‘We’ll see how it affects my performance’: Khabib on moving forward after ‘very heavy loss’ of father Abdulmanap (VIDEO)
For the first time in his career, Khabib Nurmagomedov will enter a world title fight without the prior guidance of his father and trainer Abdulmanap, and he says he remains unsure of how the loss will impact his performance.
The patriarch of the Nurmagomedov family passed away on July 3 after he experienced complications following a COVID-19 diagnosis. The loss was a cruel one for Khabib. Abdulmanap, he says, was more than just his father or his trainer – he was a friend, and a crucial cog in the extended success that Nurmagomedov has experienced in his career thus far.
Speaking early Friday at a press conference in Moscow, Khabib detailed his grief after the passing of his father and outlined exactly how important Abdulmanap was to him.
“Everyone has losses. He is very close to me,” Khabib said.
“He was not only my father, but my coach, and always stayed close to me.
“It’s a very heavy loss. He wasn’t just my father, he was my friend, my coach. Of course, I’m thinking about him.”
Nurmagomedov is scheduled to return to the cage in October where he will defend his 155-pound UFC lightweight title against interim champion Justin Gaethje. But Khabib is aware that this particular fight will take place without one of his primary influences, and the man he knew him best.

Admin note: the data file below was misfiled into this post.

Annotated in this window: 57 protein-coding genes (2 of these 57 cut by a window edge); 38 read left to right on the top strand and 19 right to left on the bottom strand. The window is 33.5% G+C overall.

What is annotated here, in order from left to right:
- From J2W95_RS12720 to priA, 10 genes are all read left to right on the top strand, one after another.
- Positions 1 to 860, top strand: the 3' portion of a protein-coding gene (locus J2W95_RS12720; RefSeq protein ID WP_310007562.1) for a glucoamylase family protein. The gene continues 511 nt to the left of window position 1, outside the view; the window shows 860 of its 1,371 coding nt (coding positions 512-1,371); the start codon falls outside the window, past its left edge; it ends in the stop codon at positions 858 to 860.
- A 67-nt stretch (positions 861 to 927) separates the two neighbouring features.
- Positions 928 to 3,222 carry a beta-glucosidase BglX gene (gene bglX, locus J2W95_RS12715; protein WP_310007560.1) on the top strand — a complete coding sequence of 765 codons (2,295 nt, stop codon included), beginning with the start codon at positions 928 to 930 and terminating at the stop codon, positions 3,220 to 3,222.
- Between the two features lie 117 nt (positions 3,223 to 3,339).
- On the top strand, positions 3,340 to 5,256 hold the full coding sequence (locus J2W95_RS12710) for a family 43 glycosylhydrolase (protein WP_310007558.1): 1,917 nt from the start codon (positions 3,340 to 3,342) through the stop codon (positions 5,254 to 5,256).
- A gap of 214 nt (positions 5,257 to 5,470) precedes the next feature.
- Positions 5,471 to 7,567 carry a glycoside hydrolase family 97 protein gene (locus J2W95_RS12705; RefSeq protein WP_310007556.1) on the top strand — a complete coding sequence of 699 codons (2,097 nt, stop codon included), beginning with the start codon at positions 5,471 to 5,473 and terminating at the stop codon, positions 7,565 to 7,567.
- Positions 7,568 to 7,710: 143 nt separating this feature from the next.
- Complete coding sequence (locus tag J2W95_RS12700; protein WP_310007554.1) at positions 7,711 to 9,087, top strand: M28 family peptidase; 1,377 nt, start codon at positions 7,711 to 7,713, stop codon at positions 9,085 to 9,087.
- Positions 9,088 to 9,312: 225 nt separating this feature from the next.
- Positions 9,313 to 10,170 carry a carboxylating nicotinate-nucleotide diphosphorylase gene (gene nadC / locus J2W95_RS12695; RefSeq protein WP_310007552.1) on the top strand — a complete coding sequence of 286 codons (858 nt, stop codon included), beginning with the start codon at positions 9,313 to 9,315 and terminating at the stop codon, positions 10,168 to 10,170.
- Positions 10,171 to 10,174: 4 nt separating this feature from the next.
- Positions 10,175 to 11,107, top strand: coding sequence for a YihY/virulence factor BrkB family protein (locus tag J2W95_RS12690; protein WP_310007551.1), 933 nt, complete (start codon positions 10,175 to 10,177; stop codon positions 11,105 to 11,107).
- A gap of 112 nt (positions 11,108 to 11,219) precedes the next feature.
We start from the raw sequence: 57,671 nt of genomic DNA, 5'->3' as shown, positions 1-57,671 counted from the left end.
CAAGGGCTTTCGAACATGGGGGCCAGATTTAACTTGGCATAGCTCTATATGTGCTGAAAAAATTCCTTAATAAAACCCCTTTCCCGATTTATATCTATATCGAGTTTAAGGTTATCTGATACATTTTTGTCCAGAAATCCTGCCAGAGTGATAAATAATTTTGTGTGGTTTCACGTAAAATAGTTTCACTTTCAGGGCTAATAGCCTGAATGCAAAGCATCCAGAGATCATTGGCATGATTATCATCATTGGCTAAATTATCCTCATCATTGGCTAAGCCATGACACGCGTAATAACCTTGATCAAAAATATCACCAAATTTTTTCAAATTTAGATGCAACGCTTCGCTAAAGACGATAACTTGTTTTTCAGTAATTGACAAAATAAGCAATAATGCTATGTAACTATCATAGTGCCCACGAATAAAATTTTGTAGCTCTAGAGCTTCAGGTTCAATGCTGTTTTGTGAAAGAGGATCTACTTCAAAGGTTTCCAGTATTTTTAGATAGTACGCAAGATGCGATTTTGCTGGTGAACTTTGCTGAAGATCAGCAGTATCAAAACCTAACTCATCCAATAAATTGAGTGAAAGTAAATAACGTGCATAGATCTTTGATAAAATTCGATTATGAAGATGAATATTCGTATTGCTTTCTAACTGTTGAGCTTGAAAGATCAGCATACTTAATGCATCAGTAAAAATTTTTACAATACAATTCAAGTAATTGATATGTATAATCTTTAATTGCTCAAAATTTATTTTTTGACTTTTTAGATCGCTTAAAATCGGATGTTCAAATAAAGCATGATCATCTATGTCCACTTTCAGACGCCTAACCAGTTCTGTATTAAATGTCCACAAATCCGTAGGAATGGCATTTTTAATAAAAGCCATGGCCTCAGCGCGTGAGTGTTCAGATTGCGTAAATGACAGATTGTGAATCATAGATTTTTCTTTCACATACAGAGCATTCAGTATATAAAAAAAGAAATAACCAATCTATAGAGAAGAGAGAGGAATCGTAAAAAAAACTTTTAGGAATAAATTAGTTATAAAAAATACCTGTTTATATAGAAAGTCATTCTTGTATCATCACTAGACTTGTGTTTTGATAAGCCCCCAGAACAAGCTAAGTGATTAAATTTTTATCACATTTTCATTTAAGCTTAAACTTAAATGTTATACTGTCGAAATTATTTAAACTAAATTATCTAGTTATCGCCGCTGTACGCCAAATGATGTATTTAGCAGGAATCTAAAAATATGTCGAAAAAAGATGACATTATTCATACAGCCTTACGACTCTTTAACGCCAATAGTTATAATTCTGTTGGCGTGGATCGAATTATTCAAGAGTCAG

“We’ll see how it goes, how it will affect my performance,” Khabib said, also detailing how he feels his father would have approached this particular octagon assignment.
“He always had advice for me,” he explained.
“He was quite critical. He didn’t talk much but he would have said that if you decided to fight, then get ready for the fight.
“It’s never 50-50. So if you decided to fight, get ready. Train as hard as you can. We were very close with my father. We weren’t just father and son. He was my friend, he was my coach.”
And, perhaps worryingly for the rest of the UFC’s lightweight fold, the 28-0 Nurmagomedov says that the recent situations in his personal life could, in fact, give him an added level of motivation to fuel the rest of his fight career.
“Maybe this kind of sentiment, this kind of feeling, can help me get to the next level,” he said.
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